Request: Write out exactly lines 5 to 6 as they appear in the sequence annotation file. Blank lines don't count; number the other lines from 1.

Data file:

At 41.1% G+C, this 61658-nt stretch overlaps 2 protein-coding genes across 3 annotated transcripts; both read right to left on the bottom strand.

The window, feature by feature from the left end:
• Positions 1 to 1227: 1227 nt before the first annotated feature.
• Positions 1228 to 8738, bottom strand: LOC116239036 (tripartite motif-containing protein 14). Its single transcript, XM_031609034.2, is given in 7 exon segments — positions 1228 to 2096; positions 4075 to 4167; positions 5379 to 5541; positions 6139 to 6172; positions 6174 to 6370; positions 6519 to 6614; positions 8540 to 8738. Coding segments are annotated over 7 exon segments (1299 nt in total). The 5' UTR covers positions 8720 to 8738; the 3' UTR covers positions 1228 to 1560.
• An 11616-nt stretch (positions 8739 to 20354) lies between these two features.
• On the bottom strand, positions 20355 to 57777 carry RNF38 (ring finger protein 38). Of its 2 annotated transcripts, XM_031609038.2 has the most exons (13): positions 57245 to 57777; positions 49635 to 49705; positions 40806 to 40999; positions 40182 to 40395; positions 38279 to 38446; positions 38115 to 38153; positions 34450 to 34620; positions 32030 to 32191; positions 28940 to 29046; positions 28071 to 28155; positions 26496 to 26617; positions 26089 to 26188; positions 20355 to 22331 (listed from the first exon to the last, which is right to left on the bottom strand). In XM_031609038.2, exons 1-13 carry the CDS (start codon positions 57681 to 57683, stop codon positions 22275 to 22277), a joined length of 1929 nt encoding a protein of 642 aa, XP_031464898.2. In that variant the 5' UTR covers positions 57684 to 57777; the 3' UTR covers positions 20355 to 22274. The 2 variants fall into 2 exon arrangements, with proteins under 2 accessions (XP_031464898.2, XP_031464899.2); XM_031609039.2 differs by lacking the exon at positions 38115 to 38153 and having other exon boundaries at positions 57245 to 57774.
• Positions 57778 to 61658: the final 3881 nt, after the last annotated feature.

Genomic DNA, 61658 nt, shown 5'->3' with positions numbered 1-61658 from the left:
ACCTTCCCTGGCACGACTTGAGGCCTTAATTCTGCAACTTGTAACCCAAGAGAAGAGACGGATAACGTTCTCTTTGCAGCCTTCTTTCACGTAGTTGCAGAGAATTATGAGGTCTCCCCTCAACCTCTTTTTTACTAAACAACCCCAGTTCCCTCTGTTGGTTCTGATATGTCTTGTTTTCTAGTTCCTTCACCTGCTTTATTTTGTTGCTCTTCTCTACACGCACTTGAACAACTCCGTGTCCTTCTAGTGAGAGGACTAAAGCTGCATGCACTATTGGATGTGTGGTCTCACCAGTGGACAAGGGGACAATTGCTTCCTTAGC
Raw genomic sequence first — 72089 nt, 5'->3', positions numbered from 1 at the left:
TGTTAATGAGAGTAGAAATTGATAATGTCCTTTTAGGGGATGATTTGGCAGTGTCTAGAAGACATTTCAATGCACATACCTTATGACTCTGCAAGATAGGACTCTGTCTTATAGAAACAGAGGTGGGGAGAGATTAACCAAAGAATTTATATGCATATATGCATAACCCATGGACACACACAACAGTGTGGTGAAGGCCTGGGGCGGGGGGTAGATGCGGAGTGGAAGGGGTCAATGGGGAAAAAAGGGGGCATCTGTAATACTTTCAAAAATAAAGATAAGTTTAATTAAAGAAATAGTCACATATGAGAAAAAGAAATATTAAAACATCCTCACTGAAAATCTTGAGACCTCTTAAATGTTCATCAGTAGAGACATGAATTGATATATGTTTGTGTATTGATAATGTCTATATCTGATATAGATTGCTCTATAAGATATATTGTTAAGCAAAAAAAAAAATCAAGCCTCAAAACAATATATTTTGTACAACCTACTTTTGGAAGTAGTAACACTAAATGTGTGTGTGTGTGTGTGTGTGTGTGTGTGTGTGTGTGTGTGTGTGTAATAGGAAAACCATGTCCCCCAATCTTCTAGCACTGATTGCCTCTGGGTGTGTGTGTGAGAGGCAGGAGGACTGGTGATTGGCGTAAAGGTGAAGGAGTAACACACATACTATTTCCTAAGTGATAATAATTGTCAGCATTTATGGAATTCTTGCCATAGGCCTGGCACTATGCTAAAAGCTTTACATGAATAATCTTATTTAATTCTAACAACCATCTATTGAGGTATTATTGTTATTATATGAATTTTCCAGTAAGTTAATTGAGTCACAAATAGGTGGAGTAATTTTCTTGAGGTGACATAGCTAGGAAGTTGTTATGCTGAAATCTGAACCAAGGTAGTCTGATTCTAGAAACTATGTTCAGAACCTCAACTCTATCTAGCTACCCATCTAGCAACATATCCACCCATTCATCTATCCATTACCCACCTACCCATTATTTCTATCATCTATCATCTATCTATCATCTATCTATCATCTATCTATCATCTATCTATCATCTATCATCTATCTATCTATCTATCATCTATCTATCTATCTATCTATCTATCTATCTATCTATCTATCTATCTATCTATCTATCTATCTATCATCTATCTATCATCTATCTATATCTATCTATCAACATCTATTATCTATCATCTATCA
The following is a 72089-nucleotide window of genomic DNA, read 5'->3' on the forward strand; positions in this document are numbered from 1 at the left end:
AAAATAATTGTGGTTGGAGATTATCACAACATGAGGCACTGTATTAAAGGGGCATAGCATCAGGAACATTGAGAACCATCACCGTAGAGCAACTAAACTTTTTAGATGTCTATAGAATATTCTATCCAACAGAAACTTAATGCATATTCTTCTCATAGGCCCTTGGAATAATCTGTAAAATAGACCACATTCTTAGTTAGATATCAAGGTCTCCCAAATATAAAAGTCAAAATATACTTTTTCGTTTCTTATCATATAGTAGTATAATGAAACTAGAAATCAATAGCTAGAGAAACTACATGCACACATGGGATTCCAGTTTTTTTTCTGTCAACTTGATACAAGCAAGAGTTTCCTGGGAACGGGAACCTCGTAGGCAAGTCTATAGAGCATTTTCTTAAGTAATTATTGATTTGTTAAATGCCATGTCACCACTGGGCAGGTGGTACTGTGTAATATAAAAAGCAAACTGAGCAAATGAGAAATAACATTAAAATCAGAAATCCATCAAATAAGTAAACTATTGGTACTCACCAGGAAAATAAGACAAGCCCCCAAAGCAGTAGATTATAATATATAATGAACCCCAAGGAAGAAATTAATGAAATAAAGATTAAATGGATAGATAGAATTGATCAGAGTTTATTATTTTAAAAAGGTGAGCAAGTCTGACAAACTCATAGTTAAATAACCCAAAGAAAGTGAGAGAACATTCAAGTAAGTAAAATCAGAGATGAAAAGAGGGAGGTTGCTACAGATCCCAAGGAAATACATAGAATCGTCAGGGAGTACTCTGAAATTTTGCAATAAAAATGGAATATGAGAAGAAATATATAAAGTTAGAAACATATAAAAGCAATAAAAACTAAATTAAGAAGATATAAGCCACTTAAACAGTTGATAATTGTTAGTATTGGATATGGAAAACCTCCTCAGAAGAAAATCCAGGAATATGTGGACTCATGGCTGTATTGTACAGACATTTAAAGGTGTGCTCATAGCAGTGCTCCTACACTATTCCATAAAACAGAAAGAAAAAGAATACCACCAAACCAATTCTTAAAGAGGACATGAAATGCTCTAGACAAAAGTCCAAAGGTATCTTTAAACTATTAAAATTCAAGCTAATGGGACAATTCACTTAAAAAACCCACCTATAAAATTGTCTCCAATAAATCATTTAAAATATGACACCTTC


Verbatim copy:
• An 11616-nt stretch (positions 8739 to 20354) lies between these two features.
• On the bottom strand, positions 20355 to 57777 carry RNF38 (ring finger protein 38). Of its 2 annotated transcripts, XM_031609038.2 has the most exons (13): positions 57245 to 57777; positions 49635 to 49705; positions 40806 to 40999; positions 40182 to 40395; positions 38279 to 38446; positions 38115 to 38153; positions 34450 to 34620; positions 32030 to 32191; positions 28940 to 29046; positions 28071 to 28155; positions 26496 to 26617; positions 26089 to 26188; positions 20355 to 22331 (listed from the first exon to the last, which is right to left on the bottom strand). In XM_031609038.2, exons 1-13 carry the CDS (start codon positions 57681 to 57683, stop codon positions 22275 to 22277), a joined length of 1929 nt encoding a protein of 642 aa, XP_031464898.2. In that variant the 5' UTR covers positions 57684 to 57777; the 3' UTR covers positions 20355 to 22274. The 2 variants fall into 2 exon arrangements, with proteins under 2 accessions (XP_031464898.2, XP_031464899.2); XM_031609039.2 differs by lacking the exon at positions 38115 to 38153 and having other exon boundaries at positions 57245 to 57774.